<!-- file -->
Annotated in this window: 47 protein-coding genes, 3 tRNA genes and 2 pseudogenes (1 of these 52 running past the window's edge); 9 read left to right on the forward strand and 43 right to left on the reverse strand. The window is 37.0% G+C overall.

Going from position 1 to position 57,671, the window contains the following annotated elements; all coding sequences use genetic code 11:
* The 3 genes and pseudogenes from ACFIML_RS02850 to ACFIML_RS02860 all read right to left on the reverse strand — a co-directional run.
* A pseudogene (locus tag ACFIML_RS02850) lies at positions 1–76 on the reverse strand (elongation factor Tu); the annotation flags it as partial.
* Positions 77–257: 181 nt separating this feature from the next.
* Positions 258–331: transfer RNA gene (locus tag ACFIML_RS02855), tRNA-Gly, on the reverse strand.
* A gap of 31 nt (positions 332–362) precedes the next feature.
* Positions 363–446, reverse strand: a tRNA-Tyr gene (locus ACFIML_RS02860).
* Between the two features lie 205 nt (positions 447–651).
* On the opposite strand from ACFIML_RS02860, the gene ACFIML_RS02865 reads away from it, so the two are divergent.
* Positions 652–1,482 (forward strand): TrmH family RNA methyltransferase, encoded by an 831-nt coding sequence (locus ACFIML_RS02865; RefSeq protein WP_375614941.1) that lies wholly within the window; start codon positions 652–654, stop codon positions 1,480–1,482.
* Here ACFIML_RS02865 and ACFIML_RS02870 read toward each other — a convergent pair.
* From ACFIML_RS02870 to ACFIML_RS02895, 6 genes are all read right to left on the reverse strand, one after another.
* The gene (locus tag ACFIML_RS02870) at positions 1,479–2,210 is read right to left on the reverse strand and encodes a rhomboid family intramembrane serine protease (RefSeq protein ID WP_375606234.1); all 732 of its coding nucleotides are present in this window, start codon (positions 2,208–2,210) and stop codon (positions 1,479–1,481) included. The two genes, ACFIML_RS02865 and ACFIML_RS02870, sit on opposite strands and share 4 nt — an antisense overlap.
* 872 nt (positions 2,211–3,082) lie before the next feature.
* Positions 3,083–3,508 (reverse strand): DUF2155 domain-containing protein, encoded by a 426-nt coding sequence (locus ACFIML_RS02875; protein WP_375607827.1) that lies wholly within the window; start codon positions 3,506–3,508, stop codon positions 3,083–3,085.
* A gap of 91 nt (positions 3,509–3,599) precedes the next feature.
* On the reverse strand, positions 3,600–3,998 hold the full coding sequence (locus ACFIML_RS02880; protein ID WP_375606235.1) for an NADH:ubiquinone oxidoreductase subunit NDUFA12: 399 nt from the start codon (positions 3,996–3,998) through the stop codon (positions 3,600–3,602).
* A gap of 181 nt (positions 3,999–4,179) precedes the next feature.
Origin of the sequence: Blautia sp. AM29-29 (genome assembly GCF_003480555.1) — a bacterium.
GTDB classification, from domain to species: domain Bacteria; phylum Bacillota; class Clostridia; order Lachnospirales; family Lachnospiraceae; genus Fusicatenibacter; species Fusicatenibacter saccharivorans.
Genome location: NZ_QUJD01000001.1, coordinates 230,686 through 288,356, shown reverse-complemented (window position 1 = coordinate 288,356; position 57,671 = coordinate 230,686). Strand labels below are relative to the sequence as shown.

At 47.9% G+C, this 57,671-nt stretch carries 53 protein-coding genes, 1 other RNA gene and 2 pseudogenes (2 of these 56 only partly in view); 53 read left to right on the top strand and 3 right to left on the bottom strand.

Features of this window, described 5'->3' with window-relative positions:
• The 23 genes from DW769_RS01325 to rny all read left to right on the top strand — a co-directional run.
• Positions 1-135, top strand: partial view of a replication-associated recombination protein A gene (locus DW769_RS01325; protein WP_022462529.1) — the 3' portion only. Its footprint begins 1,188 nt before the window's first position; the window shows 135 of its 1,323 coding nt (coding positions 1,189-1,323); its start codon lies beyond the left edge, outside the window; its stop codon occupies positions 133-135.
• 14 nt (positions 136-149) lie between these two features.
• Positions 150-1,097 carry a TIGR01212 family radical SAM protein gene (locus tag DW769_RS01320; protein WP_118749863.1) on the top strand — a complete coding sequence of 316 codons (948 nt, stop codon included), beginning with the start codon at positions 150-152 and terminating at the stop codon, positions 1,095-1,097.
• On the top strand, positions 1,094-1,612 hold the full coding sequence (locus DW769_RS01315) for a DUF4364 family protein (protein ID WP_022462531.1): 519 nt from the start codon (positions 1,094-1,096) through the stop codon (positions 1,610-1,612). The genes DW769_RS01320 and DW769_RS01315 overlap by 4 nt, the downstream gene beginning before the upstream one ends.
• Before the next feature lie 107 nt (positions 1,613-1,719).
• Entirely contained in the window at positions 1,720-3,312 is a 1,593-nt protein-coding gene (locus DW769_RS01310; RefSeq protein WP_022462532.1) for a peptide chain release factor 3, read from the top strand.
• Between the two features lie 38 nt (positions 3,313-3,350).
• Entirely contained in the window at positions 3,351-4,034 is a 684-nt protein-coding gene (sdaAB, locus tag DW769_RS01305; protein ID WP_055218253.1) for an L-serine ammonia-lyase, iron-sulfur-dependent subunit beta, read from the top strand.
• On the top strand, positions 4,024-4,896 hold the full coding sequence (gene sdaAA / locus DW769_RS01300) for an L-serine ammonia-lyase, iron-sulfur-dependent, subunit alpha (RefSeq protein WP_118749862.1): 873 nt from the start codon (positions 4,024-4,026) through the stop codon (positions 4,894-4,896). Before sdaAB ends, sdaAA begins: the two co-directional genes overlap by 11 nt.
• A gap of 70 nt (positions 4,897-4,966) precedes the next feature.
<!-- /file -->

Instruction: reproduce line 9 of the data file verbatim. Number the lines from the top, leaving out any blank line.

* Between the two features lie 205 nt (positions 447–651).